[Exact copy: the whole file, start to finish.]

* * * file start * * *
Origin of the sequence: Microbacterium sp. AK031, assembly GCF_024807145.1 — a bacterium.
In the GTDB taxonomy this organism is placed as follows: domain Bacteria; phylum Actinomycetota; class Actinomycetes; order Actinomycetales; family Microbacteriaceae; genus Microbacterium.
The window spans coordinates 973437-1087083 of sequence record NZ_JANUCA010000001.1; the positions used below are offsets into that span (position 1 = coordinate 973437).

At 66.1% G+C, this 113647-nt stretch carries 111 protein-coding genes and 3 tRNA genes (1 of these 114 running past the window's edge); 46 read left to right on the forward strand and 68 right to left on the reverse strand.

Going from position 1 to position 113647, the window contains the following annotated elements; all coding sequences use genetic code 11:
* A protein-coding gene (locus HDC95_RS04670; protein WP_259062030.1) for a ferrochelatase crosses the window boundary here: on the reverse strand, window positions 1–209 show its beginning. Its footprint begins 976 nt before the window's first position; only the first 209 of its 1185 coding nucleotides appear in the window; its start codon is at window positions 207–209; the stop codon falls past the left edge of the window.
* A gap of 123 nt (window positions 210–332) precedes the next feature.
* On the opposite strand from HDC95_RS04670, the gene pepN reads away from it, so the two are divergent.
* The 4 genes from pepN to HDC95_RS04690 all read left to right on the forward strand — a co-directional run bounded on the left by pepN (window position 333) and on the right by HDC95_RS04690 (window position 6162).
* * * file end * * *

Origin of the sequence: Microbacterium sp. AK031, assembly GCF_024807145.1 — a bacterium.
In the GTDB taxonomy this organism is placed as follows: domain Bacteria; phylum Actinomycetota; class Actinomycetes; order Actinomycetales; family Microbacteriaceae; genus Microbacterium.
The window spans coordinates 973437-1087083 of sequence record NZ_JANUCA010000001.1; the positions used below are offsets into that span (position 1 = coordinate 973437).

At 66.1% G+C, this 113647-nt stretch carries 111 protein-coding genes and 3 tRNA genes (1 of these 114 running past the window's edge); 46 read left to right on the forward strand and 68 right to left on the reverse strand.

Going from position 1 to position 113647, the window contains the following annotated elements; all coding sequences use genetic code 11:
* A protein-coding gene (locus HDC95_RS04670; protein WP_259062030.1) for a ferrochelatase crosses the window boundary here: on the reverse strand, window positions 1–209 show its beginning. Its footprint begins 976 nt before the window's first position; only the first 209 of its 1185 coding nucleotides appear in the window; its start codon is at window positions 207–209; the stop codon falls past the left edge of the window.
* A gap of 123 nt (window positions 210–332) precedes the next feature.
* On the opposite strand from HDC95_RS04670, the gene pepN reads away from it, so the two are divergent.
* The 4 genes from pepN to HDC95_RS04690 all read left to right on the forward strand — a co-directional run bounded on the left by pepN (window position 333) and on the right by HDC95_RS04690 (window position 6162).